Check out 'TheHighRoad.org' or 'BrianEnos.com'. Enos is mostly competitive shooters. He used to, and still might offer free shipping on Dillion presses. The high road is very diverse in what folks are loading.

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Share a Hobby?
Old 09-30-2014, 11:47 AM   #71
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That is amazingly real! Such a smooth flight too! The credits at the end suggest you have a lot of equipment. If not for the entry costs, this is a hobby I might enjoy.

I had the original commercially available MS Flight Simulator (3.0?) way back, but without a joystick I crashed so many planes that I gave up on it.

At a minimum, I think you need a yoke, throttle, and pedals to really enjoy the game (mine are from Saitek). You also need a decent computer to run those simulators without hiccups, especially if you have a lot of add-ons.
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Old 09-30-2014, 11:52 AM   #72
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At a minimum, I think you need a yoke, throttle, and pedals to really enjoy the game (mine are from Saitek). You also need a decent computer to run those simulators without hiccups, especially if you have a lot of add-ons.

Thanks! Where could one find a basic list of must-have specs?


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Old 09-30-2014, 11:53 AM   #73
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I know it's a joke but even though the stumps are dried out they are really heavy. Add the weight from the stakes, vise and hammers and they aren't going anywhere.



This is so much fun. You can make planters, troughs, leaf castings for stepping stones or birdbaths or jewelry, fountains. One drawback in our area is the weight of the Portland cement. It comes in 47 & 94 lb. bags but they only carry the 94 pounders. They weight almost as much as me and I have to struggle to move them. The bags of builders sand weight about 50 lbs. Helps keep me in shape.
These leaves are cement. I use them for necklace pendants. I paint them and some like these I seal in resin.
Neat stuff. Thanks for the info.
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Old 09-30-2014, 12:17 PM   #74
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Thanks! Where could one find a basic list of must-have specs?


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First you need to determine which simulator you want to run. I have tried both Microsoft Flight Simulator (on Windows systems) and X-Plane (on a Mac). I have a personal preference for Microsoft flight simulator.

Those are the minimum requirements for the last version of Microsoft flight simulator, FSX, which dates from 2006:
http://support.microsoft.com/kb/925724
and for the version I use, FS9 or FS2004:
http://support.microsoft.com/kb/823627/en-us

Here is the minimum required system for X-Plane:
http://www.x-plane.com/desktop/system-requirements/

However, if you plan to add a lot of add-ons, like custom airplanes or scenery, you definitely want to have a system that exceeds the minimum requirements.
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Old 09-30-2014, 12:24 PM   #75
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Thank you! MS is no longer making Flight Simulator; I believe they sold it to a small company. It's interesting that the "best" flight simulator is still Windows based. I now have a MacBook Air and my old PC laptop has died. Unfortunately I can't justify buying a PC and all the trimmings for a hobby that might be short lived. At least, not until my car is paid off. But I will file this for future reference.


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Old 09-30-2014, 12:25 PM   #76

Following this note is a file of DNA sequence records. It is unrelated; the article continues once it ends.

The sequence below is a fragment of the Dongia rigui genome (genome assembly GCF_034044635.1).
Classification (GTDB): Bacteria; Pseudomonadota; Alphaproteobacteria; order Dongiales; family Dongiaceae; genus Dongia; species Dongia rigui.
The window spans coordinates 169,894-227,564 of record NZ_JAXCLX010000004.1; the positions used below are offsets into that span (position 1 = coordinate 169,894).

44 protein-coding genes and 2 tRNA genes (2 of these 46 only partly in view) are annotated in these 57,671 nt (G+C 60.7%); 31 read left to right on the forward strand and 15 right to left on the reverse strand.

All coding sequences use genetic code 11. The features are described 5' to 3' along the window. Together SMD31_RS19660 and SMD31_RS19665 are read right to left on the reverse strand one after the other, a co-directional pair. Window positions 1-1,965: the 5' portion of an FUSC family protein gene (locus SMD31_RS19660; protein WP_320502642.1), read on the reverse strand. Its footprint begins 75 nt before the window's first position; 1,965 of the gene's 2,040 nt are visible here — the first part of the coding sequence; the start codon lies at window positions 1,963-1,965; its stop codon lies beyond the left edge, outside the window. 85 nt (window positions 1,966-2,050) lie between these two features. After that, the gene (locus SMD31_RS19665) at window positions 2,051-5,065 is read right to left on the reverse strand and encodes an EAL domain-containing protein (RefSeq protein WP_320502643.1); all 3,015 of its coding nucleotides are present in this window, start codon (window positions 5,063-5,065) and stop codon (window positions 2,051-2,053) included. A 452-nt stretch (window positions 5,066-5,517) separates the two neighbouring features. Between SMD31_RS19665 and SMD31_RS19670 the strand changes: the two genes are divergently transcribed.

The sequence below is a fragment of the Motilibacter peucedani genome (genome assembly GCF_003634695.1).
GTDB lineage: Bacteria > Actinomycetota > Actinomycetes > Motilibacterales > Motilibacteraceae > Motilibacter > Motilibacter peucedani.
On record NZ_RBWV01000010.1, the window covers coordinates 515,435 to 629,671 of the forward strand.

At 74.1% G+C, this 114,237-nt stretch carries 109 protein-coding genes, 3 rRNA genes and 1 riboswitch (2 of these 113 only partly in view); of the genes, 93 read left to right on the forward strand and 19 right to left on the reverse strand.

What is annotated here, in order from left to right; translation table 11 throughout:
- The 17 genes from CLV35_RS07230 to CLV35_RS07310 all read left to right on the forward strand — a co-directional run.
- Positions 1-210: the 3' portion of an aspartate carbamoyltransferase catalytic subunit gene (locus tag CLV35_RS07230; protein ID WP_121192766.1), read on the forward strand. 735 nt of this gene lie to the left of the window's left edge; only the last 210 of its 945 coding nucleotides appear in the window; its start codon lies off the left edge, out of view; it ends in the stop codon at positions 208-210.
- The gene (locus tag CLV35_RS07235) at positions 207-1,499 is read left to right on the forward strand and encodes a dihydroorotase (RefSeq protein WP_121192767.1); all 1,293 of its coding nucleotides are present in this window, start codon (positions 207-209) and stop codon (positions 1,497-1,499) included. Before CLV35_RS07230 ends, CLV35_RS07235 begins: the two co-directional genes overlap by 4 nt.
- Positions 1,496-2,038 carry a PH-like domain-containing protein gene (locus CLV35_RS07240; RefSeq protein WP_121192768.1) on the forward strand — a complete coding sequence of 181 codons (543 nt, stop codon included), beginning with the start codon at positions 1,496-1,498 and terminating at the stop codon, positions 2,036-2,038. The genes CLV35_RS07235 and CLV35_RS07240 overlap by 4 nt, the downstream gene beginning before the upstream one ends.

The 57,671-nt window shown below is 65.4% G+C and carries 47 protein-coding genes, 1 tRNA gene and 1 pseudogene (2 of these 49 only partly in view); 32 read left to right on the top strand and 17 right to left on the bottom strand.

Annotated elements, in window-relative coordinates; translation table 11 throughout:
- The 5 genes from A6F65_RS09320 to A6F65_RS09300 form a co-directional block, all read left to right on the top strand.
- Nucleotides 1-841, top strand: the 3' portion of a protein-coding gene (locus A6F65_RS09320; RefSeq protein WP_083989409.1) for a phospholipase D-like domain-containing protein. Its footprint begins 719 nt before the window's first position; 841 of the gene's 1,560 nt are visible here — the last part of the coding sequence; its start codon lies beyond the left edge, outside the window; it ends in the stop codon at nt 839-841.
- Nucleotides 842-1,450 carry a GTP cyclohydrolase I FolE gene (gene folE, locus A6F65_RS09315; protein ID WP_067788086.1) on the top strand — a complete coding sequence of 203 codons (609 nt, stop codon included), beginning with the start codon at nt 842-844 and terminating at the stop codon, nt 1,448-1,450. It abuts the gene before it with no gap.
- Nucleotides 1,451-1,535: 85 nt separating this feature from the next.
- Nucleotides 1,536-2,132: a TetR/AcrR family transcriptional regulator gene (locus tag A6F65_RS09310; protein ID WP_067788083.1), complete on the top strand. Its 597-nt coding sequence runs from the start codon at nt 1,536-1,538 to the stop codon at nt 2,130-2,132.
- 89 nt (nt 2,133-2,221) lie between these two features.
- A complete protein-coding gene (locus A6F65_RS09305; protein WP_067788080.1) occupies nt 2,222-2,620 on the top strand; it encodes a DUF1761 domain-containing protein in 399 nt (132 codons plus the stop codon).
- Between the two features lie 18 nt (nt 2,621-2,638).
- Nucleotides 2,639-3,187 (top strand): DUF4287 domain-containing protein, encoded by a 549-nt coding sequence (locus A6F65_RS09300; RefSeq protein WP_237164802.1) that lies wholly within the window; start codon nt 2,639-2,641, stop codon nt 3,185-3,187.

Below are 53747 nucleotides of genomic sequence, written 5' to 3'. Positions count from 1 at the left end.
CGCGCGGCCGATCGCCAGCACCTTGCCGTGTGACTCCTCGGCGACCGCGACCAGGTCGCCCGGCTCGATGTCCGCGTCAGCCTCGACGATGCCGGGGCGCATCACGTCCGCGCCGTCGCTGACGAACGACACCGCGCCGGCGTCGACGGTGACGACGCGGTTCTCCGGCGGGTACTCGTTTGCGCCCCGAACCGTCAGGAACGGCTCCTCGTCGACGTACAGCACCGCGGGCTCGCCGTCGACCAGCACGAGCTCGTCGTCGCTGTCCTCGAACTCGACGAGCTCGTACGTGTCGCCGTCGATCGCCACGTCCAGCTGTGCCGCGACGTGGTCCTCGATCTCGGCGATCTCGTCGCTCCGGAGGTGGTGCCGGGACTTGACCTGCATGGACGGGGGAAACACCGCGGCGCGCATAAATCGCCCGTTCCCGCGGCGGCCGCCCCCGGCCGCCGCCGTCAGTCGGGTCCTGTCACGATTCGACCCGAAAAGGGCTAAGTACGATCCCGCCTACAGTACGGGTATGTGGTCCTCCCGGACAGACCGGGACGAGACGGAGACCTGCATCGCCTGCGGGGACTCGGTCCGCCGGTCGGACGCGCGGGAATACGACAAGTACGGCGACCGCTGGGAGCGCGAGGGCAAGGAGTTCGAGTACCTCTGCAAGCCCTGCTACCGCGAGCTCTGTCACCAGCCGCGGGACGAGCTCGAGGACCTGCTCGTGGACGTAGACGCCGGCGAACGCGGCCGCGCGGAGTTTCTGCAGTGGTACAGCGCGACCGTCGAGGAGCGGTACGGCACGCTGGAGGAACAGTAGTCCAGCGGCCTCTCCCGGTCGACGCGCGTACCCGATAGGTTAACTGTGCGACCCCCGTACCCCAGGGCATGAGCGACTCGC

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Those of us who collect sand are called "arenophiles." It comes from Greek -- lover of earth. I have 650 different samples from around the world. 150. Countries and all 50 states. Sand is not limited to beaches, but my collecting began on the beach in Cancun.
I've been to a lot of beaches, but only saved sand from one. I went swimming at that beach!
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Old 09-30-2014, 01:08 PM   #77
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Maybe we (the reloaders here) should start a thread on reloading? I don't reload a lot of rifle ammo anymore (but I did back in the day). I would agree that you can really get into many more details reloading that stuff. I even reloaded shotgun shells for years when I did a lot of trap shooting and dove hunting. However, I do still reload a lot of handgun ammo. Mostly 38's, 357's, 44 Specials and 44 mags. Happy to discuss if anyone is interested.
Another reloader here--38sp, 30-30, 30-06, .243 and shotgun. Mostly reload for the versatility on the rounds. Somewhat for the money/accuracy. Special shotgun rounds for the .410 for small game. Pointed tip 30-30 for the Savage--everyone else sells round nose intended for lever actions. Heavy and light bullets for the .243 depending on deer or varmints. Light load .38 for target practice.

Bought someone's reloads when I was starting out. Man, what is it some people have about hot loads? Most unpleasant shooting experience I've had in a while.
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Old 09-30-2014, 04:56 PM   #78
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Another dog trainer, in agility -- the routine where the dog jumps hurdles, runs through tubes, navigates teeter-totters, etc. Here's a picture of me and my protege after a recent trial.
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Old 09-30-2014, 06:00 PM   #79
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@Sarah - Thanks, the fun is in developing the partnership with the dogs.

@Mr._Graybeard - Isn't it fun to see the dogs progress. I love each new step when all of a sudden you can see "the lighbulb come on". Congrats on that handful of ribbons.
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Old 09-30-2014, 09:18 PM   #80
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@Sarah - Thanks, the fun is in developing the partnership with the dogs.

@Mr._Graybeard - Isn't it fun to see the dogs progress. I love each new step when all of a sudden you can see "the lighbulb come on". Congrats on that handful of ribbons.
My mom has corgis and has done obedience and nosework for years. I appreciate it, but since I keep hounds I am mostly happy if I can keep them from actually climbing onto the table. Where they excel is in keeping the backyard raccoon-free (and since an idiot around the corner feeds the raccoons that is no mean feat). They also have a ball coming with me on the occasional small game hunt, but since I cannot trust them off the leash I do the freakshow thing where I put my belt through the handle of the leash so I can keep a grip on them and have my hands free.